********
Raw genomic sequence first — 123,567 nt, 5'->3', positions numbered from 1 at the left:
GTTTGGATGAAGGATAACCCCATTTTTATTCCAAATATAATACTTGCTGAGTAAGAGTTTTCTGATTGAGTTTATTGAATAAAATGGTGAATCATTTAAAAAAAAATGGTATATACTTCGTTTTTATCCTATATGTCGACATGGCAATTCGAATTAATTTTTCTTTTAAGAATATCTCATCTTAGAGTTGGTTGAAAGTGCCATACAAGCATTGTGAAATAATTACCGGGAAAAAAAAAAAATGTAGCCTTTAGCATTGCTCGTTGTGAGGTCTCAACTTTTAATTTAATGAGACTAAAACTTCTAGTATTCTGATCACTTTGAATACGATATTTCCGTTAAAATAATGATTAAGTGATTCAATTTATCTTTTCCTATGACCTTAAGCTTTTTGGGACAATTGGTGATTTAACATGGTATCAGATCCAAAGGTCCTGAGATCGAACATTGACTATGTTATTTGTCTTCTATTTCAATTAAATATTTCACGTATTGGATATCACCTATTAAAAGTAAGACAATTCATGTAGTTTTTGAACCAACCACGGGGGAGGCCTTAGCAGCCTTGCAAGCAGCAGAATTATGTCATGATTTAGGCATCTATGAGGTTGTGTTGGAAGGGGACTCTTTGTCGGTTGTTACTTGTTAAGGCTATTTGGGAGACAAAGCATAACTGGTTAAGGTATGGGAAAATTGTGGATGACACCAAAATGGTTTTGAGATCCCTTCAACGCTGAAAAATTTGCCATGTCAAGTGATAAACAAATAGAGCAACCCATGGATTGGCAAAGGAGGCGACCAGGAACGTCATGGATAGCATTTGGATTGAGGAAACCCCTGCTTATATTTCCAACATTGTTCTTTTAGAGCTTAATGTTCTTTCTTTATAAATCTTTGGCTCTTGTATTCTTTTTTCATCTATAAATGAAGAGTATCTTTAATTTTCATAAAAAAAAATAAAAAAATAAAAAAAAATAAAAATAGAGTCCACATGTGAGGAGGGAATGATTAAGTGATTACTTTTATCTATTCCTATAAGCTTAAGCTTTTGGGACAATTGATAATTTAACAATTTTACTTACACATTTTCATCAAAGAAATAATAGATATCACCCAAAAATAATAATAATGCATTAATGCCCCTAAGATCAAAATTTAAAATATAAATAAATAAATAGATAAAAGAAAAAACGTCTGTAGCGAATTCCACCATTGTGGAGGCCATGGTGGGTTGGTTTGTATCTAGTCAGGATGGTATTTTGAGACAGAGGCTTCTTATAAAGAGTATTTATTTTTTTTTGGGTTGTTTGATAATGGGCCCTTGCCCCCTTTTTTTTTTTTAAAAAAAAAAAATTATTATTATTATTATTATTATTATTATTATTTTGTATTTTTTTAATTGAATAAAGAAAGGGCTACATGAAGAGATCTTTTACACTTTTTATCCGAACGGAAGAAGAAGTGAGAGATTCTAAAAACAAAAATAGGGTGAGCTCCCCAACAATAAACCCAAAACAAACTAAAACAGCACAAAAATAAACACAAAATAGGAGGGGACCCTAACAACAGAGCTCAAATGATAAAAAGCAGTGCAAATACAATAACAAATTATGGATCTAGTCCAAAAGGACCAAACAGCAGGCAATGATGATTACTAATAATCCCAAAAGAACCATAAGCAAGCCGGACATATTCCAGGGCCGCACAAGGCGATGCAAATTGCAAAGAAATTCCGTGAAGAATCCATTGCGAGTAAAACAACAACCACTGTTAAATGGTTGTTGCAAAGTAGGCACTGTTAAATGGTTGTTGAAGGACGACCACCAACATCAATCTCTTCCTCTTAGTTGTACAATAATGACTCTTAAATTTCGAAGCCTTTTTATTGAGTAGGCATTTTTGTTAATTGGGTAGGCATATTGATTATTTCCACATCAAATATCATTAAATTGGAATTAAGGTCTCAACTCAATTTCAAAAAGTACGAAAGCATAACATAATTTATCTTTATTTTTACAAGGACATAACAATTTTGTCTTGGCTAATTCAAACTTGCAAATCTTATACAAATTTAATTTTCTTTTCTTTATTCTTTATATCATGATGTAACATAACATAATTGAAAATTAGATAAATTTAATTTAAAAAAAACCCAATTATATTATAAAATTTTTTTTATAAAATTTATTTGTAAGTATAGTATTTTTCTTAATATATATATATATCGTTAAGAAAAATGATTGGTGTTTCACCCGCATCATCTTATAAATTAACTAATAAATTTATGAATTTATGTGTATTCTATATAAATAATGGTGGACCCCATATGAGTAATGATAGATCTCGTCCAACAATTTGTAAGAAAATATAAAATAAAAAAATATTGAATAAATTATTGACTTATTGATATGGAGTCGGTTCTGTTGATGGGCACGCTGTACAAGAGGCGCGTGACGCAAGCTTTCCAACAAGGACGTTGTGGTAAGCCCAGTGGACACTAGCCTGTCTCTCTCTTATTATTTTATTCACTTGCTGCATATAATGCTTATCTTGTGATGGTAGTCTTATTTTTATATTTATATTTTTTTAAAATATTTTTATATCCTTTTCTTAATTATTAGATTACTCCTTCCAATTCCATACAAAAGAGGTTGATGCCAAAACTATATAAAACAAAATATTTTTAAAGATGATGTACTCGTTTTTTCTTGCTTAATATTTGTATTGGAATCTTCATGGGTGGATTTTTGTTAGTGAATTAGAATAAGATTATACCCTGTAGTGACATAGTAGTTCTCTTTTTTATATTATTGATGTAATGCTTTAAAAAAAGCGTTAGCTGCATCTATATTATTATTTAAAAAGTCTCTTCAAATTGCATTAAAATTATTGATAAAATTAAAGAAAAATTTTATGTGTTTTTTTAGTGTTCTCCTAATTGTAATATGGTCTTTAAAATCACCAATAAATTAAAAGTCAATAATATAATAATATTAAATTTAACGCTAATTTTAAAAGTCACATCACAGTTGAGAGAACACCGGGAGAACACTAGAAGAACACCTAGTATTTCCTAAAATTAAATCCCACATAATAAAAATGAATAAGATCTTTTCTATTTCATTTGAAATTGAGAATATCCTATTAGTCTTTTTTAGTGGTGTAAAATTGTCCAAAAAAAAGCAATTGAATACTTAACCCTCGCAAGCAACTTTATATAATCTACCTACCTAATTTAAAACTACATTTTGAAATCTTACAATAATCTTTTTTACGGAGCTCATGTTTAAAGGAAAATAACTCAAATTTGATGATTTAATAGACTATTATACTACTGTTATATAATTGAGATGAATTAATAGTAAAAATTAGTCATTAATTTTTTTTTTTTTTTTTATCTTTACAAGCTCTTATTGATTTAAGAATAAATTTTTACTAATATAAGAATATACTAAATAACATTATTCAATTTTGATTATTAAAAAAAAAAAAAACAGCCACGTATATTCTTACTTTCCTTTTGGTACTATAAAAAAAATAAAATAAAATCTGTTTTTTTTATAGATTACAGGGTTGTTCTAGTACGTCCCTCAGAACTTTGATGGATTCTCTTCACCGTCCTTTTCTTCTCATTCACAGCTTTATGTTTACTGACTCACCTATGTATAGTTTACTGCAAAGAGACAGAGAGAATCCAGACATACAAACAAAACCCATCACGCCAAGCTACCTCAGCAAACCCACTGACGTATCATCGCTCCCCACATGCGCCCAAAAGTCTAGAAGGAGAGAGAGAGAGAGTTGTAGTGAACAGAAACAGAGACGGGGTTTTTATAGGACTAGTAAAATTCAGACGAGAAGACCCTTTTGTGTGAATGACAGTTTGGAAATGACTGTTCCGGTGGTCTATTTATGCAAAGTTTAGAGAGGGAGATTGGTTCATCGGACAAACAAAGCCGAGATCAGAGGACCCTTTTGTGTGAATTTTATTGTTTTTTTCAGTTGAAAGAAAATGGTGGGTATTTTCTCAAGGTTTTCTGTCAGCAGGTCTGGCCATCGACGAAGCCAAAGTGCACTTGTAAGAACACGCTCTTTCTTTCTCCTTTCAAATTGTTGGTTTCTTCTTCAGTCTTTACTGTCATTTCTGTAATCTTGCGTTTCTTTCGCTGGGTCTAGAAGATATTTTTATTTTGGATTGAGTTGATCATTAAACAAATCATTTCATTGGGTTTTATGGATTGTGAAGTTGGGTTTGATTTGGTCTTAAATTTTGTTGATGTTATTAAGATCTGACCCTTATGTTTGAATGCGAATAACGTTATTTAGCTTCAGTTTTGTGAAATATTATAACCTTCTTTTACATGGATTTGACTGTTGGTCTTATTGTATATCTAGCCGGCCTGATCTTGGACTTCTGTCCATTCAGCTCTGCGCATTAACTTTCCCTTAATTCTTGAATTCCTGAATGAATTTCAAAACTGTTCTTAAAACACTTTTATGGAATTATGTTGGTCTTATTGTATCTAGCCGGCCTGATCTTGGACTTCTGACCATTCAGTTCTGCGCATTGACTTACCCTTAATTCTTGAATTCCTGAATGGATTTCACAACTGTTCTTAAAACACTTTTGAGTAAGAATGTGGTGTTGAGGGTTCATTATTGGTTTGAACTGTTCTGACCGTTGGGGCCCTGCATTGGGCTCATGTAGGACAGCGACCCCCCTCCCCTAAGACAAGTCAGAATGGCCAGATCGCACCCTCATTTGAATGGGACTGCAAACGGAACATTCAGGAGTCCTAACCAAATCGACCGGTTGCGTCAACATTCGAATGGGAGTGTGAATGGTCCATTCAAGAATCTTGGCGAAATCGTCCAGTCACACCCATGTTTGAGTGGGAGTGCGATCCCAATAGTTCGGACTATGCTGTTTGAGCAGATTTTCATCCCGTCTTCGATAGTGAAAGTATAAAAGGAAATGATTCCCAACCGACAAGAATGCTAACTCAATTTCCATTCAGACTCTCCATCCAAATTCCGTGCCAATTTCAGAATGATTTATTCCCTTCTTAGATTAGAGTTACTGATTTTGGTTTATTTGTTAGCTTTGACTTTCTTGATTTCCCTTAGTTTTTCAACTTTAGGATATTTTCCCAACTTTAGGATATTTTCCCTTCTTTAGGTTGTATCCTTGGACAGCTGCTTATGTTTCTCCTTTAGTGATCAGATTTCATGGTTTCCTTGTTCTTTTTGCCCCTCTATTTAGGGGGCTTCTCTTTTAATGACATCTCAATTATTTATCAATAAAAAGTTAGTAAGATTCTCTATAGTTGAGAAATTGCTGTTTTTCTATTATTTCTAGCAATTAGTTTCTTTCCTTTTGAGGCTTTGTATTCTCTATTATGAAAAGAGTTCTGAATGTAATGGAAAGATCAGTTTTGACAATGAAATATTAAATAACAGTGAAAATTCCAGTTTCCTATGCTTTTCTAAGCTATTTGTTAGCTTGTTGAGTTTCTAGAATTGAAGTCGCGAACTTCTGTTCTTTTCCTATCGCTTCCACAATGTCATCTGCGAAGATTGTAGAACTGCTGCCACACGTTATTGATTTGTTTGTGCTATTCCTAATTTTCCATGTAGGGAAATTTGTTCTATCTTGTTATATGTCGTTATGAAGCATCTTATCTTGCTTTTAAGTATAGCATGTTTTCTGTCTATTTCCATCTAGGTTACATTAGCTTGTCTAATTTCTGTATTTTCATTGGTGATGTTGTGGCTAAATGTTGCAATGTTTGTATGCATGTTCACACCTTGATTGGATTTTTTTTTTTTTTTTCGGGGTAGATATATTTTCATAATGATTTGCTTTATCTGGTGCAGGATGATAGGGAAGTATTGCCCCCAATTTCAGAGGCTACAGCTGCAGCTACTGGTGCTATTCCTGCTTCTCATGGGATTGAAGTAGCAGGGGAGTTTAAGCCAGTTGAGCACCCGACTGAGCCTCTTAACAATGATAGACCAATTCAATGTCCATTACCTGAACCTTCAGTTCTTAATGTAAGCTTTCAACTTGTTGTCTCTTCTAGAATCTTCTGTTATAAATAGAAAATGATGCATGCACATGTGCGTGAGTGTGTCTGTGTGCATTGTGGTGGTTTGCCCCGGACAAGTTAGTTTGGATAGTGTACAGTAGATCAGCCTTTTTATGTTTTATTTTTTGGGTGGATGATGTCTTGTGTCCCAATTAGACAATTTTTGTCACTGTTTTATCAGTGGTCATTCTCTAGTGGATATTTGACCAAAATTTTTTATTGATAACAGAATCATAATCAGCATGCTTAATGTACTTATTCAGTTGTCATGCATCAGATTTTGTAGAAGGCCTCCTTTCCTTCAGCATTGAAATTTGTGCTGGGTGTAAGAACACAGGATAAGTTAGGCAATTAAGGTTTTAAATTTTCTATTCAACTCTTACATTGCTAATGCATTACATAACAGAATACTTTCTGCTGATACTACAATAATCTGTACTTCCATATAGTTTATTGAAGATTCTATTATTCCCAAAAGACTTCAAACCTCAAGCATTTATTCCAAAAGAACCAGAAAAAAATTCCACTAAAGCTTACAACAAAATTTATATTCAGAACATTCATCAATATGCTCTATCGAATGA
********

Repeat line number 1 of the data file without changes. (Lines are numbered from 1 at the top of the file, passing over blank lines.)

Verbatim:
Raw genomic sequence first — 123,567 nt, 5'->3', positions numbered from 1 at the left: